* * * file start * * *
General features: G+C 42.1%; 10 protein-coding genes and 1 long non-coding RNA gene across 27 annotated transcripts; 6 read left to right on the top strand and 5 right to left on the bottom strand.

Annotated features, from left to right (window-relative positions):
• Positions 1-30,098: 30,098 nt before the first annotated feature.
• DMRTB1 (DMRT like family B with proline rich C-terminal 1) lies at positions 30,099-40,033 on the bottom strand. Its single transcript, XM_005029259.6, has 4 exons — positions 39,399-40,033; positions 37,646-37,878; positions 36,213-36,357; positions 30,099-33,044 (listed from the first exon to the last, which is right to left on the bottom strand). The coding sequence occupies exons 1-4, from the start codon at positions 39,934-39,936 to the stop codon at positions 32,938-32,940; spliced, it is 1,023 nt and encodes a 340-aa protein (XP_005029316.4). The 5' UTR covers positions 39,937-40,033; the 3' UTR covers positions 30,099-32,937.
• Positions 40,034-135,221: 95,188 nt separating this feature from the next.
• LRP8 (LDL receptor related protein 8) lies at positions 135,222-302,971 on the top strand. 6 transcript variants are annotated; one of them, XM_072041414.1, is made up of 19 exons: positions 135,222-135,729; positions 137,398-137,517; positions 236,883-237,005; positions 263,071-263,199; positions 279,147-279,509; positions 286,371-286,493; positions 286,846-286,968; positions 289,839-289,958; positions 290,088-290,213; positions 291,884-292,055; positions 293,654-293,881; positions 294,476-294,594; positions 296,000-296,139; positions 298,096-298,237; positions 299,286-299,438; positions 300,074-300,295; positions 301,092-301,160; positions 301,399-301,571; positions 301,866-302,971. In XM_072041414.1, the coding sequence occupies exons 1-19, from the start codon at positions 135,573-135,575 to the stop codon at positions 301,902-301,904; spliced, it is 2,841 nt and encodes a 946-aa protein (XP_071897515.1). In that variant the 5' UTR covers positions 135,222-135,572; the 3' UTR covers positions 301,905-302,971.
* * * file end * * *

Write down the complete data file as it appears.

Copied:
General features: G+C 42.1%; 10 protein-coding genes and 1 long non-coding RNA gene across 27 annotated transcripts; 6 read left to right on the top strand and 5 right to left on the bottom strand.

Annotated features, from left to right (window-relative positions):
• Positions 1-30,098: 30,098 nt before the first annotated feature.
• DMRTB1 (DMRT like family B with proline rich C-terminal 1) lies at positions 30,099-40,033 on the bottom strand. Its single transcript, XM_005029259.6, has 4 exons — positions 39,399-40,033; positions 37,646-37,878; positions 36,213-36,357; positions 30,099-33,044 (listed from the first exon to the last, which is right to left on the bottom strand). The coding sequence occupies exons 1-4, from the start codon at positions 39,934-39,936 to the stop codon at positions 32,938-32,940; spliced, it is 1,023 nt and encodes a 340-aa protein (XP_005029316.4). The 5' UTR covers positions 39,937-40,033; the 3' UTR covers positions 30,099-32,937.
• Positions 40,034-135,221: 95,188 nt separating this feature from the next.
• LRP8 (LDL receptor related protein 8) lies at positions 135,222-302,971 on the top strand. 6 transcript variants are annotated; one of them, XM_072041414.1, is made up of 19 exons: positions 135,222-135,729; positions 137,398-137,517; positions 236,883-237,005; positions 263,071-263,199; positions 279,147-279,509; positions 286,371-286,493; positions 286,846-286,968; positions 289,839-289,958; positions 290,088-290,213; positions 291,884-292,055; positions 293,654-293,881; positions 294,476-294,594; positions 296,000-296,139; positions 298,096-298,237; positions 299,286-299,438; positions 300,074-300,295; positions 301,092-301,160; positions 301,399-301,571; positions 301,866-302,971. In XM_072041414.1, the coding sequence occupies exons 1-19, from the start codon at positions 135,573-135,575 to the stop codon at positions 301,902-301,904; spliced, it is 2,841 nt and encodes a 946-aa protein (XP_071897515.1). In that variant the 5' UTR covers positions 135,222-135,572; the 3' UTR covers positions 301,905-302,971.